• Find a cause to be passionate about and donate your time. There are many community organizations in Oldham County in need of volunteers: Humane Society of Oldham County, Oldham County Red Cross, Crossroads Pregnancy Center, Dare to Care Food Bank, and many more. Not only will you get to interact with others, but you will also get satisfaction from giving back.
  • Don’t miss opportunities to interact with your family. Attend family events like reunions and weddings. If you have grandkids who live close, consider attending one of their extracurricular activities, such as a ballgame or a dance recital. The socialization will positively impact your health and also encourage the child to practice and try harder.
  • Take up a hobby. Find something you are passionate about or learn more about something you already enjoy. Consider joining a group that shares your interests, such as a writing group at the Oldham County Public Library or the knitters at Friends and Fiber in La Grange.

The Oldham County Cooperative Extension Service offers many opportunities for social interaction including Extension Homemaker clubs, Master Gardener programs, Master Clothing Volunteers, Master Cattleman, 4-H volunteer opportunities, and all kinds of classes on various subjects. Find out more about local extension events by contacting us via (502) 222-9453 or lauren.state@uky.edu. You can visit oldham.ca.uky.edu or facebook.com/OldhamCo to learn more about upcoming events.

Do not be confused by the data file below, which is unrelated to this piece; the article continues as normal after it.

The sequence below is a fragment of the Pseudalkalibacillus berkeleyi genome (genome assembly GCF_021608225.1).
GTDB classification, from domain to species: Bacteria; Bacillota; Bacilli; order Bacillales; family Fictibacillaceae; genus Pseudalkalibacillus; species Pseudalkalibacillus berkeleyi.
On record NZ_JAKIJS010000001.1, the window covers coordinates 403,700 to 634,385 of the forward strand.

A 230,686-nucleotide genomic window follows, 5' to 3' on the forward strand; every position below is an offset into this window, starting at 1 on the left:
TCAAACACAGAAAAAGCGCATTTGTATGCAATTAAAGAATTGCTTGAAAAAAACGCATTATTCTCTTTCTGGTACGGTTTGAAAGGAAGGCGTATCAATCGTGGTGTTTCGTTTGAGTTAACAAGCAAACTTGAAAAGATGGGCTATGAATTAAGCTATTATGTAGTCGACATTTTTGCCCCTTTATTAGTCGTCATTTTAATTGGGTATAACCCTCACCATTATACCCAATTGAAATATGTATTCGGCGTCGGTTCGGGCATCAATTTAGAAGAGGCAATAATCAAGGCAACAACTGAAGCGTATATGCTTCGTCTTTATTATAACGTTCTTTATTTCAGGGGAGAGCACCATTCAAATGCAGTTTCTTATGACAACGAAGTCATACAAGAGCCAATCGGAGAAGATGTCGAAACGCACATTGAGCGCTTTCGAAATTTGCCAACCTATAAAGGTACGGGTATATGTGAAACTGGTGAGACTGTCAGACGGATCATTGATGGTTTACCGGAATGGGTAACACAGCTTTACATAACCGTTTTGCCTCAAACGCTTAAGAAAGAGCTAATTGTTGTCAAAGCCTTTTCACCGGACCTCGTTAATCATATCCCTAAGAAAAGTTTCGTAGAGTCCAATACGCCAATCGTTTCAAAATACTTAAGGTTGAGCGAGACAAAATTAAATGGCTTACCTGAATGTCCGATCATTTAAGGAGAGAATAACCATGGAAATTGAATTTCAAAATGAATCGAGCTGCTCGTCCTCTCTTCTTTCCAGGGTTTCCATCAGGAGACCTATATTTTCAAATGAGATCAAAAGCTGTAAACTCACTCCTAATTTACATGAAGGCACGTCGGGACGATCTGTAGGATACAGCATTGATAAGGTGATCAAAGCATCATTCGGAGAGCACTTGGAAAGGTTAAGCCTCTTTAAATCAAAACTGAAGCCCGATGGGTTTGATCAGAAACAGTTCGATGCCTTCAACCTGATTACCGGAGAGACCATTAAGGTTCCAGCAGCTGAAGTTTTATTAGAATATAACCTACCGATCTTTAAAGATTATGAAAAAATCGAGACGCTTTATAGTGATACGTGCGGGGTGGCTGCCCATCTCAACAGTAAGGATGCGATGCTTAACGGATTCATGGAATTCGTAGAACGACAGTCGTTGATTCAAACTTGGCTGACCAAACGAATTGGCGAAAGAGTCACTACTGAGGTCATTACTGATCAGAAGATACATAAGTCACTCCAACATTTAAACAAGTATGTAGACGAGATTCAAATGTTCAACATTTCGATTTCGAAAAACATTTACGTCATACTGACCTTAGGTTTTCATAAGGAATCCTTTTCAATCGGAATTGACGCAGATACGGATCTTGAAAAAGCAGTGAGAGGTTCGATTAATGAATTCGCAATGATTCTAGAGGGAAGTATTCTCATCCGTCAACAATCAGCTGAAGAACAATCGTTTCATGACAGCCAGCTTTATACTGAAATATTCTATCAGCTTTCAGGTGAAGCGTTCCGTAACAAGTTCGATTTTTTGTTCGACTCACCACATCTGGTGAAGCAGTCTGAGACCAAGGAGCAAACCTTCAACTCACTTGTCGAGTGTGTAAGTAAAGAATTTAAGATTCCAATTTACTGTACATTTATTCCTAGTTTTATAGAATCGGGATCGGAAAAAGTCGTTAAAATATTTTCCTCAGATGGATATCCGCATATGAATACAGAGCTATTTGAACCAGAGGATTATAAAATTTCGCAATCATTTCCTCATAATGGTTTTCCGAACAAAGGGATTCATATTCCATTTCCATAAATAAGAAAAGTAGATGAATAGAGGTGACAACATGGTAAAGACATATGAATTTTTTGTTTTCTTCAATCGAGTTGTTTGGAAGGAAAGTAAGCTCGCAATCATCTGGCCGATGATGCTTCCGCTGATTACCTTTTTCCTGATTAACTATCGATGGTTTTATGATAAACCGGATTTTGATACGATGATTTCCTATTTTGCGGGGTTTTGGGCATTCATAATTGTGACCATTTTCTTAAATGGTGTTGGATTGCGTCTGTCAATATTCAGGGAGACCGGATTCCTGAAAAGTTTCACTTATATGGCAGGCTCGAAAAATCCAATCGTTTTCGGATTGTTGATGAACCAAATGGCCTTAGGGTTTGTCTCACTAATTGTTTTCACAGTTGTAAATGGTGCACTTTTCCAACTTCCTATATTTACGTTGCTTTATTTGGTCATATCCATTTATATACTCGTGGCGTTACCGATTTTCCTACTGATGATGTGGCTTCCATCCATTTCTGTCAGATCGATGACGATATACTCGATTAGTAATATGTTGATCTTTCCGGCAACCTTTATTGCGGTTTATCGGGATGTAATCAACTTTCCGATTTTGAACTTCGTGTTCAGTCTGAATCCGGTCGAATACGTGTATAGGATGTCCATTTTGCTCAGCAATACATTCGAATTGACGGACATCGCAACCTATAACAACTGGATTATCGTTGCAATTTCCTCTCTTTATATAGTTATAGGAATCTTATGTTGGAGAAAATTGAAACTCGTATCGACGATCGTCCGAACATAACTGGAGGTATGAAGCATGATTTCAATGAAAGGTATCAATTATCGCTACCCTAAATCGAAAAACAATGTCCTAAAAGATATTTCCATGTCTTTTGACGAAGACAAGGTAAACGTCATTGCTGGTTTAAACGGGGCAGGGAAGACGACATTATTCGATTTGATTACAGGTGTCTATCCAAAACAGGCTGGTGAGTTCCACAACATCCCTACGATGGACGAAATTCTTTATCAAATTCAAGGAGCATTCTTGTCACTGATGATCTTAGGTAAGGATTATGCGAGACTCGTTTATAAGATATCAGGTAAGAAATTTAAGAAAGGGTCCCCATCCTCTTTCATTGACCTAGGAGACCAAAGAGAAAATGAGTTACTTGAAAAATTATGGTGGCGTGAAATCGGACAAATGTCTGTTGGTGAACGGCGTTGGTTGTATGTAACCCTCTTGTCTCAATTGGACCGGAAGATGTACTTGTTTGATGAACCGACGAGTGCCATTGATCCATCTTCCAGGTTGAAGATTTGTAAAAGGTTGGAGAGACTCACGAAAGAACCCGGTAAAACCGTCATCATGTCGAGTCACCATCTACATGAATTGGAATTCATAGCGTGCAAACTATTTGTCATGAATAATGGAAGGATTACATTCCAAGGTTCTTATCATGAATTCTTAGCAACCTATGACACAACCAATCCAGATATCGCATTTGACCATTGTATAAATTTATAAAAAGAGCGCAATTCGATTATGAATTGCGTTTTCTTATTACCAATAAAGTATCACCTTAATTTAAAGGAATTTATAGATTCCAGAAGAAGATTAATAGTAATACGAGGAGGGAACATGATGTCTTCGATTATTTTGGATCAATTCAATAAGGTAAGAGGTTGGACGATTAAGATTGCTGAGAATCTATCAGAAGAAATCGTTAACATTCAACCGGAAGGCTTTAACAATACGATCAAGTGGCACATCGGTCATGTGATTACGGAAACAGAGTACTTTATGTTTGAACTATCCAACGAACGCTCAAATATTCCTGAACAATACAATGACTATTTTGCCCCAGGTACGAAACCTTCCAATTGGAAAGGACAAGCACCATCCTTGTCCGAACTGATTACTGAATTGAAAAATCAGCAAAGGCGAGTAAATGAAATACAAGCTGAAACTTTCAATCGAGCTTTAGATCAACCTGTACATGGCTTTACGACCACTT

loneliness affects your health

Educational programs of the Cooperative Extension Service serve all people regardless of economic or social status and will not discriminate on the basis of race, color, ethnic origin, national origin, creed, religion, political belief, sex, sexual orientation, gender identity, gender expressions, pregnancy, marital status, genetic information, age, veteran status, or physical or mental disability.

Written by Amy Hosier, Associate Extension Professor for Family Life Education, and Lauren State Fernandez, Oldham County Extension Staff Assistant.

Celebrate KY Homemakers Week

The following Family & Consumer Sciences article printed in the October 12, 2017 edition of the Oldham Era.

2017 KEHA Week

oldham county homemakers

Celebrate Extension Homemakers during KEHA Week

Kentucky Extension Homemakers Association Week is October 8 through 14, and the state’s more than 850 clubs are celebrating their accomplishments from the past year.

Extension Homemakers are firmly rooted in community service with more than 14,000 members contributing more than 300,000 volunteer hours for Kentucky Cooperative Extension Service-sponsored activities.

olsham county homemakers

KEHA members are huge supporters of higher education and youth. During the 2015-2016 fiscal year, the organization awarded more than $58,000 in college scholarships to deserving students and gave more than $14,000 in 4-H Camp scholarships. Extension Homemakers also volunteered more than 90,000 hours to support youth development activities across the state.

The organization supports several international causes including the Kentucky Academy in Ghana. During the past nine years, Extension Homemakers have helped the academy, which is a kindergarten based in Adjeikrom, Ghana, with various projects. These efforts include building upgrades, new furniture, and a new water well. Most recently, the group has raised money to fund the construction of a library in the village of Adjeikrom.

oldham county homemakers